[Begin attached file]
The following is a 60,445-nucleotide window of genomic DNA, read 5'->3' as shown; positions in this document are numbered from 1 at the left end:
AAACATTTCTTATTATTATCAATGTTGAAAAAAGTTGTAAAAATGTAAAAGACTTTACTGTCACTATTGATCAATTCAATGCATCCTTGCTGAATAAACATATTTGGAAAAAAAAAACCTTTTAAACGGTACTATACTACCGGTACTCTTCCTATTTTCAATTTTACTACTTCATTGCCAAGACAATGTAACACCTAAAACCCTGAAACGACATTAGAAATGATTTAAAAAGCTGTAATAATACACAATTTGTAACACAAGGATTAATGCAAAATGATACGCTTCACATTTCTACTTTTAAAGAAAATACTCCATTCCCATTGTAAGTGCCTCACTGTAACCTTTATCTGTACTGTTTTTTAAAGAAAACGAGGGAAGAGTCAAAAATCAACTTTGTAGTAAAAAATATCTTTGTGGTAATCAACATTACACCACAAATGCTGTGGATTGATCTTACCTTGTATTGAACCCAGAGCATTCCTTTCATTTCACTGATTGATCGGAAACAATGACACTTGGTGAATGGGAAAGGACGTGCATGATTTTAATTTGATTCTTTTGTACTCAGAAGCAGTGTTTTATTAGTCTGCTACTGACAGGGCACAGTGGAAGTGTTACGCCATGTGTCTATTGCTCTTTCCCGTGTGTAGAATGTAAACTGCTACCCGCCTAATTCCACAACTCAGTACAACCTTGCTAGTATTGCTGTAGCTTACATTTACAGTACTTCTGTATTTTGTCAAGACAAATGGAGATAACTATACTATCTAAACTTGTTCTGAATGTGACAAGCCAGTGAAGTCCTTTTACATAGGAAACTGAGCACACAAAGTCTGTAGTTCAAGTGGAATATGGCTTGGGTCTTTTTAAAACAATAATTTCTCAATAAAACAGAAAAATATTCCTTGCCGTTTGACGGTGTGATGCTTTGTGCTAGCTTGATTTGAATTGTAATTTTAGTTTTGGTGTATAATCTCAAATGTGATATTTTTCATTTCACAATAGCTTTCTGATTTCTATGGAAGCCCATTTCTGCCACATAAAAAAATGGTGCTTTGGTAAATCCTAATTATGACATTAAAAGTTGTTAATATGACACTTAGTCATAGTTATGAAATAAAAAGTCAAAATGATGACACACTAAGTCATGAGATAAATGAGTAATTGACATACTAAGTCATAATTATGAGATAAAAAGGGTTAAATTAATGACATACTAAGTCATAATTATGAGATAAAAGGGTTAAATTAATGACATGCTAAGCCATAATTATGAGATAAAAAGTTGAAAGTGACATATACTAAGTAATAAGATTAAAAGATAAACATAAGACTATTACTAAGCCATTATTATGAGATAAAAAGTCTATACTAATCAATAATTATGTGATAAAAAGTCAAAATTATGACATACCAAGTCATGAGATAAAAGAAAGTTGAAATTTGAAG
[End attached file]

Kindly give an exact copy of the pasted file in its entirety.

The following is a 60,445-nucleotide window of genomic DNA, read 5'->3' as shown; positions in this document are numbered from 1 at the left end:
AAACATTTCTTATTATTATCAATGTTGAAAAAAGTTGTAAAAATGTAAAAGACTTTACTGTCACTATTGATCAATTCAATGCATCCTTGCTGAATAAACATATTTGGAAAAAAAAAACCTTTTAAACGGTACTATACTACCGGTACTCTTCCTATTTTCAATTTTACTACTTCATTGCCAAGACAATGTAACACCTAAAACCCTGAAACGACATTAGAAATGATTTAAAAAGCTGTAATAATACACAATTTGTAACACAAGGATTAATGCAAAATGATACGCTTCACATTTCTACTTTTAAAGAAAATACTCCATTCCCATTGTAAGTGCCTCACTGTAACCTTTATCTGTACTGTTTTTTAAAGAAAACGAGGGAAGAGTCAAAAATCAACTTTGTAGTAAAAAATATCTTTGTGGTAATCAACATTACACCACAAATGCTGTGGATTGATCTTACCTTGTATTGAACCCAGAGCATTCCTTTCATTTCACTGATTGATCGGAAACAATGACACTTGGTGAATGGGAAAGGACGTGCATGATTTTAATTTGATTCTTTTGTACTCAGAAGCAGTGTTTTATTAGTCTGCTACTGACAGGGCACAGTGGAAGTGTTACGCCATGTGTCTATTGCTCTTTCCCGTGTGTAGAATGTAAACTGCTACCCGCCTAATTCCACAACTCAGTACAACCTTGCTAGTATTGCTGTAGCTTACATTTACAGTACTTCTGTATTTTGTCAAGACAAATGGAGATAACTATACTATCTAAACTTGTTCTGAATGTGACAAGCCAGTGAAGTCCTTTTACATAGGAAACTGAGCACACAAAGTCTGTAGTTCAAGTGGAATATGGCTTGGGTCTTTTTAAAACAATAATTTCTCAATAAAACAGAAAAATATTCCTTGCCGTTTGACGGTGTGATGCTTTGTGCTAGCTTGATTTGAATTGTAATTTTAGTTTTGGTGTATAATCTCAAATGTGATATTTTTCATTTCACAATAGCTTTCTGATTTCTATGGAAGCCCATTTCTGCCACATAAAAAAATGGTGCTTTGGTAAATCCTAATTATGACATTAAAAGTTGTTAATATGACACTTAGTCATAGTTATGAAATAAAAAGTCAAAATGATGACACACTAAGTCATGAGATAAATGAGTAATTGACATACTAAGTCATAATTATGAGATAAAAAGGGTTAAATTAATGACATACTAAGTCATAATTATGAGATAAAAGGGTTAAATTAATGACATGCTAAGCCATAATTATGAGATAAAAAGTTGAAAGTGACATATACTAAGTAATAAGATTAAAAGATAAACATAAGACTATTACTAAGCCATTATTATGAGATAAAAAGTCTATACTAATCAATAATTATGTGATAAAAAGTCAAAATTATGACATACCAAGTCATGAGATAAAAGAAAGTTGAAATTTGAAG